Ashland 2017: Henry IV, Part I

When word came on Saturday morning that an understudy would be playing Sir John Falstaff in that afternoon’s performance of Henry IV Part I, our tour-group’s faculty guide was less than cheerful.  G. Valmont Thomas is a popular OSF veteran, and one of the company’s most reliably compelling performers.  Then, several hours later, the lights went down at the Festival’s intimate Thomas Theater…

…and viewers were treated not just to an exceptional Falstaff from understudy Tyrone Wilson, but to a uniformly excellent and unusually accessible presentation that scores high marks in every category of stagecraft from acting to set design to technical effects.

It’s not unusual for me to assert that the cast of a given OSF show is uniformly good, though I often follow that comment with some specific note of praise for or dissatisfaction with a particular performance.  This case is different: the ensemble here is not just uniformly good, but uniformly astonishing in the best possible way.  Shakespeare’s history plays are frequently (and not wrongly) characterized as sprawling and difficult to follow; here, the performances are clear, crisp, and beautifully integrated with one another, so that what shines are not individuals but pairings and trios — Wilson’s Falstaff with Daniel Jose Molina’s Prince Hal, Lauren Modica’s Glendower with Alejandra Escalante’s Hotspur, and so on.  (Yes, you read that correctly: both Hotspur and Glendower are played here by women; indeed, most of Hotspur’s rebel aides and allies are women here, and they’re just as convincing a band as the predominantly male forces supporting King Henry.)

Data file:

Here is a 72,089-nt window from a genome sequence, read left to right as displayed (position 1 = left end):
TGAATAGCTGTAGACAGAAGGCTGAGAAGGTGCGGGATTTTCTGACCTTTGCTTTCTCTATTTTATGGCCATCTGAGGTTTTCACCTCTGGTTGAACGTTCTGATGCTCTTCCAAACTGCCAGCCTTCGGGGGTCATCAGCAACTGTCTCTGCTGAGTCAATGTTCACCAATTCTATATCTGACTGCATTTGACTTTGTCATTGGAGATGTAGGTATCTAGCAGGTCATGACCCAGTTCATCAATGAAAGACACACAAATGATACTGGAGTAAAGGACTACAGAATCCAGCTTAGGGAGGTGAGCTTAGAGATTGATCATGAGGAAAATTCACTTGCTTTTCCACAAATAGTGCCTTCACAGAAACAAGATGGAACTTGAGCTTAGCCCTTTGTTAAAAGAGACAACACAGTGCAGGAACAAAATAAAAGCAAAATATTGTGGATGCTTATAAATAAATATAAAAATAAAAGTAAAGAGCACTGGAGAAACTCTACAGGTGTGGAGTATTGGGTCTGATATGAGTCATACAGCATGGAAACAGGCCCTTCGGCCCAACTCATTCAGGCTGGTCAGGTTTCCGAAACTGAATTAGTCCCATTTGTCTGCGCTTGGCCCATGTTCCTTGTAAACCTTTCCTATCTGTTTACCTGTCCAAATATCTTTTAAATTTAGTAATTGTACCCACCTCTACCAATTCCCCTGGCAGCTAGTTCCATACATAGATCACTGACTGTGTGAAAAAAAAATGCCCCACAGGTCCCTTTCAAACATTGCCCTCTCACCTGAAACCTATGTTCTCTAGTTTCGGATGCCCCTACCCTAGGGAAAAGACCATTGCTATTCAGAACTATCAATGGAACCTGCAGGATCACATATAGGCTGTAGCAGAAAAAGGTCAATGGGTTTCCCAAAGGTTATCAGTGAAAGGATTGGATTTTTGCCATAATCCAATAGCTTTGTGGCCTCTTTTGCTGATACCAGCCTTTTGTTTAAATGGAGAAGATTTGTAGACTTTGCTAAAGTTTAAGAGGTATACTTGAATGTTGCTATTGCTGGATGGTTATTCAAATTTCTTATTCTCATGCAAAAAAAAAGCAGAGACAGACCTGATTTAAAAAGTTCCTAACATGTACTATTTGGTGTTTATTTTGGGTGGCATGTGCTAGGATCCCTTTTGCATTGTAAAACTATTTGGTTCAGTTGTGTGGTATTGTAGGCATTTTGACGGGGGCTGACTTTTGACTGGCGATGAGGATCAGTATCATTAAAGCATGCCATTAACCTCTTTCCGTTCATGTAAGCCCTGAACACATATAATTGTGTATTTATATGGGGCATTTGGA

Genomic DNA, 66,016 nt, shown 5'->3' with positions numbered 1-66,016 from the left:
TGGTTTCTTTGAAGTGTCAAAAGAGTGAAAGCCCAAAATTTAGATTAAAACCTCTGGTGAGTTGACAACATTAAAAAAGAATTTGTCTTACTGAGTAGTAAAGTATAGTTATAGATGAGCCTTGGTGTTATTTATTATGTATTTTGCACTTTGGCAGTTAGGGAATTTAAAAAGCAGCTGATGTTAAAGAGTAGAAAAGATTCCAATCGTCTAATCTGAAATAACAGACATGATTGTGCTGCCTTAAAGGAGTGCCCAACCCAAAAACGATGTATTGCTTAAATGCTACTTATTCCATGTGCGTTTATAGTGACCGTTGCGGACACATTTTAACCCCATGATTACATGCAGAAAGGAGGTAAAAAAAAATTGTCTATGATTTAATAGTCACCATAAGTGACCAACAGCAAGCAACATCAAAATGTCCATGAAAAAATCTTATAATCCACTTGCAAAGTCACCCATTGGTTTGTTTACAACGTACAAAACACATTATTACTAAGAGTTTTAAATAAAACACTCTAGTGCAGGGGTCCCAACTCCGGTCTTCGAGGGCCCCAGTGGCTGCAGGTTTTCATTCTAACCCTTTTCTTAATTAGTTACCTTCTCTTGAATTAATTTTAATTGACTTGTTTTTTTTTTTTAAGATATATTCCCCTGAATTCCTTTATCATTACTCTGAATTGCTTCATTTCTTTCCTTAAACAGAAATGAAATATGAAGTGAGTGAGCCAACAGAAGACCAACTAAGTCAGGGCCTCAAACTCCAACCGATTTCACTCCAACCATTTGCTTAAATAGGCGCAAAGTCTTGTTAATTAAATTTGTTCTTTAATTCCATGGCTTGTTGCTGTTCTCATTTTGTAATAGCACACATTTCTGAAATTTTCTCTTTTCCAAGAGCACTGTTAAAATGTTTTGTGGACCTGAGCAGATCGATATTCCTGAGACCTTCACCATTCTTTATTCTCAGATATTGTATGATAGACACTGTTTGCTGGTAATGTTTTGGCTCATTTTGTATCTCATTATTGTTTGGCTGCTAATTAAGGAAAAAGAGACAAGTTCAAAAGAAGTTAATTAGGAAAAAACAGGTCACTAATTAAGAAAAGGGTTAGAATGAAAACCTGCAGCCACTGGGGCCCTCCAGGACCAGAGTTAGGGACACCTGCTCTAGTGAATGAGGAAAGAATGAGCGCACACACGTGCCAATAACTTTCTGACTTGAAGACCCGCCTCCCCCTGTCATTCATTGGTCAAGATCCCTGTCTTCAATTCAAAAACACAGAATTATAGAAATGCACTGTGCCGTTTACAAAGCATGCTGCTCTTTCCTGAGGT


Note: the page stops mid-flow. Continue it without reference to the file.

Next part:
Modern dress costuming and scenic design — spare and industrial, but cleverly lighted and fitted with a handful of ingenious special-effects tools — also contribute to the production’s crisp and easily followed pacing.  And while purists and those with sensitive hearing may complain about the final act’s extended artillery battle, the fact is that the staging is no louder than it needs to be and relatively restrained in its execution.

The result is a show that combines the brisk action of a modern movie thriller with the nuanced characterization of a thoughtful military drama…and makes the tonal blending work.  It may be the single most purely watchable history play I’ve seen in all the years I’ve been coming to Ashland, and that covers a lot of territory.

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